Jamie: Well, I’m really working on helping people understand that it is just a natural process. I’m helping them to talk about this stuff that they’re so afraid of and then they lean back in their chair and think this is so much easier than I expected and now I never have to think about it again. And then one of the things that I find, and you know, I’ve been doing this for like 11 years, I still have trouble getting across the armor that people put up. Even today. This morning I went to a great networking event and these people, it was my first time there and they were so welcoming and they were so interested and it just was great how they responded to me. But then I ran into a woman in the parking lot who said, Oh, I don’t want to need your services. I had to say to her, remember, all of my clients are living, so it really is this, you know, I tell people that in my introduction and yet they don’t hear what I’m saying to them because they just get so kind of afraid that they can’t even hear what I’m telling them.

Jason: And it’s fascinating you say that because it sounds like literally you’re the grim Reaper walking around with the sickle and literally going after people and if they sign up with you, that means they’re signing up to die and soon. Right. Like thinking about it means it’s going to happen soon. If I plan this, then if I’m thinking about it, then I’m, you know, putting that out there. Yeah. And then it’s going to make it happen. Or maybe you’re making it happen. They, they’re worried about what kind of package they’re signing up.

Jamie: Yeah. Well, and sometimes they think, I know when it’s just funny. The other thing that I discovered years ago, I did a Sandler training course on a sales training course and I was really kind of pushing back against what I was learning because I said to these guys who were teaching me, you know, I can’t talk about this because if I do, people will think, I think they’re going to die. And then that training course really helped me to understand and embrace. I do think they’re going to die and I’m right. So yeah, I’m not making it happen. They can die with or without a plan. Either way they are going to die. The question is are they going to make it easier on the people who love them or not? Are they going to drop that burden, that financial burden and that emotional burden in the laps of the people who love them to handle on the worst day of their life when they are least able to. That’s the choice to either make the plans ahead or do that to the people you love.

Jason: And so what kind of objections are you facing? Like what would help salespeople in general? Again, like I said, people who are selling for managing salespeople and they think they have a hard product to sell and maybe like I said, they’re thinking you have an easy thing to sell, but it’s obviously the opposite cause no one wants to deal with it or talk about it. Everyone thinks they’re invincible until they realize they’re not. So like how do you approach that? What is the, you know in the questions, I know I’d sent you in advance and anyone listening to this knows that I’m not the greatest at going through my canned questions, but how do you create that great sales experience where you’re leading someone from where they’re at now to thinking about this inevitable place that no one wants to think about?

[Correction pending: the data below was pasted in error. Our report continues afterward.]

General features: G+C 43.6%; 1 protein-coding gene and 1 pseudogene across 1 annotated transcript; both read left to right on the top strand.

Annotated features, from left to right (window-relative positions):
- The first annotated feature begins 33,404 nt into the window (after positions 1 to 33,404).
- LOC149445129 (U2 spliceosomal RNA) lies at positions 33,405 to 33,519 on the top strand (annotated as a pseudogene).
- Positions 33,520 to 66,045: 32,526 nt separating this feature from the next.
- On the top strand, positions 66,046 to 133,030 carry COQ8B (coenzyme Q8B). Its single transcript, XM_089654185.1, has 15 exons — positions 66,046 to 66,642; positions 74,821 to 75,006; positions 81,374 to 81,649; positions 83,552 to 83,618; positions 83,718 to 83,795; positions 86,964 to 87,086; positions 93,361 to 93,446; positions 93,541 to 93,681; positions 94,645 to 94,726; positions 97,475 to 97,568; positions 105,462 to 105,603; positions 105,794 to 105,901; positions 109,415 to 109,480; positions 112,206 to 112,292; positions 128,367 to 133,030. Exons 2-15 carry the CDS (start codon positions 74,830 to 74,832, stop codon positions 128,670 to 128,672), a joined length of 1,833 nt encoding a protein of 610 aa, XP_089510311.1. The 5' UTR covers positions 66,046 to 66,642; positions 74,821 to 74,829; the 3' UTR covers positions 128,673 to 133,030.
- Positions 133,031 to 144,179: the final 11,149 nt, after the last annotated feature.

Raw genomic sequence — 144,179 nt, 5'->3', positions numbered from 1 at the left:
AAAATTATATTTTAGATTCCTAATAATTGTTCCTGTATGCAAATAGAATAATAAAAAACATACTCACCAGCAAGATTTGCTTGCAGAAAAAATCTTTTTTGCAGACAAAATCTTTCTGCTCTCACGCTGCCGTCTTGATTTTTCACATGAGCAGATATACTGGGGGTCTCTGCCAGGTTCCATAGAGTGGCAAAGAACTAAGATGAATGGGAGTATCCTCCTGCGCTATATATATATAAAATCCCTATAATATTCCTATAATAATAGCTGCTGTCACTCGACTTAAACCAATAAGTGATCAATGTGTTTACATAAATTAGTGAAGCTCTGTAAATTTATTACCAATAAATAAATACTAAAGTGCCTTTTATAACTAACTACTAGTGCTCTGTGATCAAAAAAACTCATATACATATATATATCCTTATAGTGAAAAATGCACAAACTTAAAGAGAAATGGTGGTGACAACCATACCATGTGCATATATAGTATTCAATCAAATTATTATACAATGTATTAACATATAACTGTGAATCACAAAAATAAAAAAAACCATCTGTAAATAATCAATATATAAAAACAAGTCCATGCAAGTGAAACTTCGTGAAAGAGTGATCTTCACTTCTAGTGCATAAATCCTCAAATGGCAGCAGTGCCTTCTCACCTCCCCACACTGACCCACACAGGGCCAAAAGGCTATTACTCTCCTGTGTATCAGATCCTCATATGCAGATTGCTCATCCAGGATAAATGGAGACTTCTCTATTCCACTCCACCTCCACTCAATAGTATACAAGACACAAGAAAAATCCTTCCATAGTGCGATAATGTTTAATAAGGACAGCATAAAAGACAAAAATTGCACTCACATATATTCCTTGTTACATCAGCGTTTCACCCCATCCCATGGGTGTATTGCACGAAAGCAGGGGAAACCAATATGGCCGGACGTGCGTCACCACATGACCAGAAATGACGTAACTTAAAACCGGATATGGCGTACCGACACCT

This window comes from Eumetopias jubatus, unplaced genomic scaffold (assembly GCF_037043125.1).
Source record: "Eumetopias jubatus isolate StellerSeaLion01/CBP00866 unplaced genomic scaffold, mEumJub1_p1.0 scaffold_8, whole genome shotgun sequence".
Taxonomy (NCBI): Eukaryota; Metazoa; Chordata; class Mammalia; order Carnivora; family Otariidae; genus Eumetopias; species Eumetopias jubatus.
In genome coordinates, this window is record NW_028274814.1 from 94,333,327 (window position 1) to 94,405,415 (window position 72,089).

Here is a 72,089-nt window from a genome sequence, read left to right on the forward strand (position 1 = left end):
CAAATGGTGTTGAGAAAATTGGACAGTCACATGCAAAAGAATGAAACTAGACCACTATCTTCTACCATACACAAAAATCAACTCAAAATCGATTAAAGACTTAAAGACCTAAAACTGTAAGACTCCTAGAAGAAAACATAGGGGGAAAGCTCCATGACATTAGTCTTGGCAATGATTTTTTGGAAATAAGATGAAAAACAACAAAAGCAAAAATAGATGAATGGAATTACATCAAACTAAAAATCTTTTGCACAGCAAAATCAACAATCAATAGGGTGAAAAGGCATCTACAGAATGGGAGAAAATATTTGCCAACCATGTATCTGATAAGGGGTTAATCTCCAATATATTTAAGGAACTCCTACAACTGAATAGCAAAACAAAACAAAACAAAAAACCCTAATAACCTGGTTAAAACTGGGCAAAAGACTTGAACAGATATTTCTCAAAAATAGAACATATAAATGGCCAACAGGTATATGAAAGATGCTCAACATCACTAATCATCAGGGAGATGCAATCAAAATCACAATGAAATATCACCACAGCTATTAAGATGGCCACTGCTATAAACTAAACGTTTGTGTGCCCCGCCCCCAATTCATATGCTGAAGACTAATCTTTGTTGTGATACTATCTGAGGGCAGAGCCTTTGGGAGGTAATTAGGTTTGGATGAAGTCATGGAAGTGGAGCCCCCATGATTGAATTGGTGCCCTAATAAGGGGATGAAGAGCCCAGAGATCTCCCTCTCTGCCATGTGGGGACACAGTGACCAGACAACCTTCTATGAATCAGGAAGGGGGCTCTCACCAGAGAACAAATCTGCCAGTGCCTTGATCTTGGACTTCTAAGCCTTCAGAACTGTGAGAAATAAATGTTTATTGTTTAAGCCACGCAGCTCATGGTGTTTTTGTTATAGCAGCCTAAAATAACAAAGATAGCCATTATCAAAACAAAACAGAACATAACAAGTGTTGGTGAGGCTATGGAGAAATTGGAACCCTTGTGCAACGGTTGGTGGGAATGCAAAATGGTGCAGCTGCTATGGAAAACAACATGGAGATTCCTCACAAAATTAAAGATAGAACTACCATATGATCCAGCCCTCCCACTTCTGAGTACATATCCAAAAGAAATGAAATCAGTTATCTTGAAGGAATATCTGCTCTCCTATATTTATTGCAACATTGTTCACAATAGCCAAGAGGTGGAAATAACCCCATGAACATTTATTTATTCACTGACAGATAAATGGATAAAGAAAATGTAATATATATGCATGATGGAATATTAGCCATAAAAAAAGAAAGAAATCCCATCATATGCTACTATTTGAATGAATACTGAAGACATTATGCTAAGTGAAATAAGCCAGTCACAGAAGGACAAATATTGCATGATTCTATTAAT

Jamie: Well, so I’m going to tell you a couple of things. I’m gonnaI tell you how people in my business typically do it and then I’m going to tell you how I do it, which is very, very different. For any of your listeners who are over 50 they probably have gotten something in the mail that is from a funeral home or a cremation society or the Neptune society or whatever that says, come to red lobster. We’re going to talk about pre-planning. You’re going to get a nice free lunch and we’re going to talk about this. That’s how most people do it. They send that out to 4,000 people, 25 people arrived. They buy them lunch and they talk all about funerals or Memorial services and they do a very hard sell and they don’t take questions from the audience because they don’t want anybody in the audience to bring up objections.

Jamie: They just really are there to push something with a PowerPoint. They have a very canned script and that’s how they do it and I imagine that successful for some of them. However everyone I’ve ever met who’s gone to one of those presentations feels like that was such a hard sell that that person who was doing the sales didn’t care about them, only wanted them to buy and they just felt pushed to do this. And often they kind of run out of there screaming because they don’t want to be part of that. And so I do not do it that way. And when I started in this business, I had no background at all and I didn’t get a lot of training because nobody had been in my role before me. And so I didn’t know that, that that’s the way that people do it. So I had to completely reinvent the process and that worked beautifully for me.